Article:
He has been Jim Boeheim’s son long enough to know better, but Buddy Boeheim went ahead and checked the internet at one of the lower points of Syracuse basketball’s 2020-21 season. And, of course it was aggravating. Probably, it was ugly, but he shared with us only the annoying stuff.
“If I’m going to be honest, after a couple games, the Georgia Tech game, I saw a lot of stuff on Twitter talking about him, just crazy stuff,” Buddy told reporters in a zoom call Sunday evening. “How he’s been not doing well the last 10 years.
“Do you know how many people would dream about going to two Sweet 16s, two Final Fours and an Elite Eight? In 10 years, I think that’s pretty good. He continues to do it. He’s one of the best coaches in all of sports. There’s no doubt about it.”
Buddy spoke on the occasion of Syracuse’s advancement to the NCAA Tournament Sweet 16, his first but the 20th in his father’s enduring career. The Orange earned their second consecutive March Madness upset, 75-72 over No. 3 seed West Virginia, and advanced to the Midwest Region semifinals. Buddy played a massive role in the victory, scoring 25 points and hitting 6 of 13 from 3-point range. Over the course of the past four games — two essential to the Orange being selected for the tournament, and the two that advanced them to next weekend — he has averaged 28.3 points.
“I can’t describe it. It’s something I dreamed about my whole life,” Buddy said afterward. “To win two games, doubted in both, the underdog . . . this means everything. If you were to ask me a month or two months ago where we would be, I don’t think I would say Sweet 16, that’s for sure. This team just never gave up.”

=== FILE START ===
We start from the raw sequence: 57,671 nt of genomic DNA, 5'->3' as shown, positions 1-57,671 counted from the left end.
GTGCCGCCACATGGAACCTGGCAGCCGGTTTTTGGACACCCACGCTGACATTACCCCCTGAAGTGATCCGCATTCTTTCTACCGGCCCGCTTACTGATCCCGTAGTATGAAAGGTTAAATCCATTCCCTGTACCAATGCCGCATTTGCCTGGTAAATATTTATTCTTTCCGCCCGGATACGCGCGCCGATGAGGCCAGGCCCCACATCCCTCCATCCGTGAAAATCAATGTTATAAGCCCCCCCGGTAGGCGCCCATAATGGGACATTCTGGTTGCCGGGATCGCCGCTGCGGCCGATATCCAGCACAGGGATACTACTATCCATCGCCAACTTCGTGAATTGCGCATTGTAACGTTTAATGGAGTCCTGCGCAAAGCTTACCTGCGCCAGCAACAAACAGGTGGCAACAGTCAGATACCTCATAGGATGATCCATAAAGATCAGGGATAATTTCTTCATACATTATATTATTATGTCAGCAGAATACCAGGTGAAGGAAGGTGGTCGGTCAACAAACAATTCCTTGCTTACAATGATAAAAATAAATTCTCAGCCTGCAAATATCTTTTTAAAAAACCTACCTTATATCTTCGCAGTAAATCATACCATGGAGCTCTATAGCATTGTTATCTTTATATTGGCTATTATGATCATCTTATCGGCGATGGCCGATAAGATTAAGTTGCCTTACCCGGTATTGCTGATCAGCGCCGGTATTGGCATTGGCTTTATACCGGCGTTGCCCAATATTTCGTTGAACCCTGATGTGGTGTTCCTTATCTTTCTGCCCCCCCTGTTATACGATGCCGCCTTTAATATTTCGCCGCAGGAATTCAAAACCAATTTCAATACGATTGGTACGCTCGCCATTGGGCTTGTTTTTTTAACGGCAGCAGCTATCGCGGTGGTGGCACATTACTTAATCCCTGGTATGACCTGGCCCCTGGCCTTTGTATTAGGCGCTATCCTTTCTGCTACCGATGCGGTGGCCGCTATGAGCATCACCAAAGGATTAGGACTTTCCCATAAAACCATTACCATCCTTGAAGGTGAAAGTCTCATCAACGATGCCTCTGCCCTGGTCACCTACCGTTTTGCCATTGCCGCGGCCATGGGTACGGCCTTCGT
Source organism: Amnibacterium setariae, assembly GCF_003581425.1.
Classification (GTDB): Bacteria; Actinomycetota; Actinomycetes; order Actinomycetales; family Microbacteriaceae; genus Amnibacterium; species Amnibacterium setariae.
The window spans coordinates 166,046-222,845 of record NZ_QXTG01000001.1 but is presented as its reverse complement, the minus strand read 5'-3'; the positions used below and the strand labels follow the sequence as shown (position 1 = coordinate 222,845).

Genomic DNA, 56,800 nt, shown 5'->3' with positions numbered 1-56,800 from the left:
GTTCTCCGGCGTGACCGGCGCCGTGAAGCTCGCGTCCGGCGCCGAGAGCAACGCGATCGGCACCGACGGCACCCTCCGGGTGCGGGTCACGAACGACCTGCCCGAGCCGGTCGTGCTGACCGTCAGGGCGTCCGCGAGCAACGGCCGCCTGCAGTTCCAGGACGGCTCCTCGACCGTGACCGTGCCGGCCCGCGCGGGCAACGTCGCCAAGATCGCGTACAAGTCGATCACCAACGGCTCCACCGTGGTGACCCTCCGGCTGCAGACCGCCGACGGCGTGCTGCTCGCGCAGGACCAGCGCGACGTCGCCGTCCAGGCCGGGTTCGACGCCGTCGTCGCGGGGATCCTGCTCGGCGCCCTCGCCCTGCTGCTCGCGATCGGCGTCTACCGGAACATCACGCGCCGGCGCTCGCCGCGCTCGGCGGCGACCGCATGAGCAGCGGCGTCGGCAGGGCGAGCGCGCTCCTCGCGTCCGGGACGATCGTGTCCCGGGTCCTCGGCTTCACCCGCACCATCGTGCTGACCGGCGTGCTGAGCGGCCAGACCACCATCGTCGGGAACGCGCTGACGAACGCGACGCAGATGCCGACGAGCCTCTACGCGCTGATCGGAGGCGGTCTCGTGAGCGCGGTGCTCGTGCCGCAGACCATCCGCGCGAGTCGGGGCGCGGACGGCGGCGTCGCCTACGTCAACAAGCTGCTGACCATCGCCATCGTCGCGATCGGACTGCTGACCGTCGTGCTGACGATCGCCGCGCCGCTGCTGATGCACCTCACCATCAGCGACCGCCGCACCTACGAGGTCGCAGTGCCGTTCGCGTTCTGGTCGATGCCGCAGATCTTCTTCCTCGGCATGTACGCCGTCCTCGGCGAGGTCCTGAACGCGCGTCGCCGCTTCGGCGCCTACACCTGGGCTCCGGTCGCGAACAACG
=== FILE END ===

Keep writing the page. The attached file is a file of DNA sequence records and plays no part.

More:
Buddy knows his father’s history, so even he doubted a little, right?
This has been the story of Jim Boeheim’s waning years as Syracuse coach. However long he continues, he surely is nearer to the end of his career than the beginning. And it has been less glorious in the past eight seasons, after the Orange exited the Big East Conference for the ACC.
Not since the first season in the ACC have they earned a top-four NCAA seed. They were a No. 10 in 2016, an 11 in 2018 and 11 again this year. And yet that seems almost to empower Syracuse basketball. They enter the tournament and even accomplished, championship-level teams wither upon confronting Boeheim’s unique 2-3 zone defense. In 2016, the Orange scrambled to a Final Four appearance. In 2018, it was a hard-earned Sweet 16 finish. This time, we do not know where it will end. But it didn’t end against the Mountaineers.
“I think our defense helps us a little bit,” Jim Boeheim said. “It’s different. People don’t see it. So it’s a little adjustment. But our offense has been really good. We’re playing two really good defensive teams, and we’re shooting over 50 percent.”
Not to take anything away from the achievement, but West Virginia is not a good defensive team. It ranks just 66th in the nation in defensive efficiency, according to KenPom.com. The Mountaineers needed to excel at the offensive end to flourish, and Boeheim’s zone took care of that.
West Virginia shot 37 percent from the field. The attack was so dysfunctional, the Mountaineers converted only 34.1 percent from inside the 3-point arc.
The Boeheim zone has developed a habit of rendering exceptional players superfluous in the most crucial games. In 2018, Michigan State was 30-4 and regular-season champion of the Big Ten and earned a No. 3 seed. Freshman Jaren Jackson, a versatile 6-11 forward, was just three months from being the third player selected in the NBA Draft.